Bunions. Just the word can send shivers up and down the spine of today’s active woman. But don’t blame those cute 4 inch heel Ferragamo pumps. Blame your mother. Bunions are the ugly protrusions at the base of the big toe that make buying shoes such fun.They may present as just a bump or they may be accompanied by a deviation of the big to toward the lesser toes. A bunion is generally considered as an enlargement of the joint (osseous) at the base and side of the big toe – (specifically, the first metatarsophalangeal joint). As they get worse, bunions may progress to a point where the big toe moves out of place. As the big toe bends towards the others this bump becomes larger and the joint loses its integrity a bunion can become painful, usually from an inflammation of the bursa sac surrounding the joint (bursitis) and then eventually arthritis. Hallux valgus or hallux abducto valgus (HAV) is the name used for the deviated position of the big toe and a bunion refers to the enlargement of the joint – most, but not all, of the time the two go together and can just be referred to as ‘bunions’.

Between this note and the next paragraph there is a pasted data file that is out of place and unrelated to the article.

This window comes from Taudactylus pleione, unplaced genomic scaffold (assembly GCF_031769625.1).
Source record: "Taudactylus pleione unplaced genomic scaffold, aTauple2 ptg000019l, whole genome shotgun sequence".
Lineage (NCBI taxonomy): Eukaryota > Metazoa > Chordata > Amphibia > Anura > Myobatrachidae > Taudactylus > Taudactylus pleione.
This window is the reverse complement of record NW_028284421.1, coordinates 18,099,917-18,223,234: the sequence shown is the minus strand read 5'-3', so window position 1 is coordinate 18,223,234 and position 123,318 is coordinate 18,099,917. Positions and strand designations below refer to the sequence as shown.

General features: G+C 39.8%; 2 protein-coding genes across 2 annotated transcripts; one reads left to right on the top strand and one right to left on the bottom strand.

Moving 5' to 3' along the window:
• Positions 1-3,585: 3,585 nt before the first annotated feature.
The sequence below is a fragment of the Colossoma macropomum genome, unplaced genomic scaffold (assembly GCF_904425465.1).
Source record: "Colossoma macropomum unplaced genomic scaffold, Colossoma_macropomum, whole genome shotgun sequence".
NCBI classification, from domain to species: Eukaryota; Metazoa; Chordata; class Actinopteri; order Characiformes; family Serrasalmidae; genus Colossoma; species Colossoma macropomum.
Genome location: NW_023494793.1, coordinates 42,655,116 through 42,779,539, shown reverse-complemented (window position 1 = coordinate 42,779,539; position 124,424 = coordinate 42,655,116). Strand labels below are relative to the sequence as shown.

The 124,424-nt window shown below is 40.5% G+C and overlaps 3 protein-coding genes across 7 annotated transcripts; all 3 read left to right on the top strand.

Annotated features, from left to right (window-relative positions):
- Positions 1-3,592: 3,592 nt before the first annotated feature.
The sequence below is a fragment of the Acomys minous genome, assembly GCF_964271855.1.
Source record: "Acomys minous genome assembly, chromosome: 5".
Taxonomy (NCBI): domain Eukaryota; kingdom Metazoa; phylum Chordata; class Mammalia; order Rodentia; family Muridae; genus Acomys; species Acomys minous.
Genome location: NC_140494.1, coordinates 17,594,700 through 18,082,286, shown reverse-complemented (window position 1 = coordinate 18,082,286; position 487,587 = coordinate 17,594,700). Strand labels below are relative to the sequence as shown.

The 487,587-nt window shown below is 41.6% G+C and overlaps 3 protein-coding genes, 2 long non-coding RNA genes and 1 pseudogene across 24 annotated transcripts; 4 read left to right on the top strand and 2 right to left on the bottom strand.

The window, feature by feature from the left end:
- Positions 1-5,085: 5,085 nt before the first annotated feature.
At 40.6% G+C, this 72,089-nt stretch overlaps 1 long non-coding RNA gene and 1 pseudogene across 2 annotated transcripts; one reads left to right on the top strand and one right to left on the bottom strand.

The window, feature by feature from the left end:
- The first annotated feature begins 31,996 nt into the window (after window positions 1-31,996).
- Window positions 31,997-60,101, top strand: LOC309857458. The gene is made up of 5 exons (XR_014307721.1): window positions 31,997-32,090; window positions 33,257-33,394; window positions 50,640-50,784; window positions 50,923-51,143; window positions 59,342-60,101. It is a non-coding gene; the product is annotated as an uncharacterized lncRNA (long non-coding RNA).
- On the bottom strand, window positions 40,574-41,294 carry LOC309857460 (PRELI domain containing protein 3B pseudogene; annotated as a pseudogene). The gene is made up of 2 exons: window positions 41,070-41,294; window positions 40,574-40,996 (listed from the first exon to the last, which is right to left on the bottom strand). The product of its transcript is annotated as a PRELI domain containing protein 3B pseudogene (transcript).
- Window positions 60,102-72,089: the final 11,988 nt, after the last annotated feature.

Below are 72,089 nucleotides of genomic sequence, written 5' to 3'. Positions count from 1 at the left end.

Wearing footwear that is too tight or with pointed toes can caus the toes to be squeezed together are the most commonly blamed factors for the cause of bunions and hallux valgus and is undoubtedly is a contributing factor. This probably is the reason for the higher prevalence of bunions among women. (Studies show that women are up to 10 times more likely to develop bunions than men.) However, studies of some indigenous populations that never wear footwear, show that they also get bunions – BUT, they are very uncommon.
Treatment and Prevention
There are many treatment options for bunions and they will vary with the type and severity of each bunion and will also depend on what is causing the symptoms. Bunions are almost always progressive and tend to get larger and more painful with time – how fast this happens may be a function of the fit and function of the footwear. The initial goal of treatment options is to relieve pressure on the bunion and any symptoms that may be present and to halt or slow the progression of the joint deformity. There is no effective way to “get rid of” a bunion. Although there are a number of things that individuals (see below) and Pedorthists can do to help the symptoms and slow (if not halt) progression.
Custom Foot Orthotics may be the most useful tool in helping with the instability and pain associated with bunions. Custom foot orthotics can alleviate pain by unweighting and stabilizing the 1st metatarsal joint as well as the rest of the foot.
Padding with a number of different materials (e.g. felt) to reduce pressure on the painful prominence of the bunion.* Physical therapy can be used to help with the symptoms and improve the range of motion (this is particularly helpful if the pain is coming from inside the joint, rather than from shoe pressure).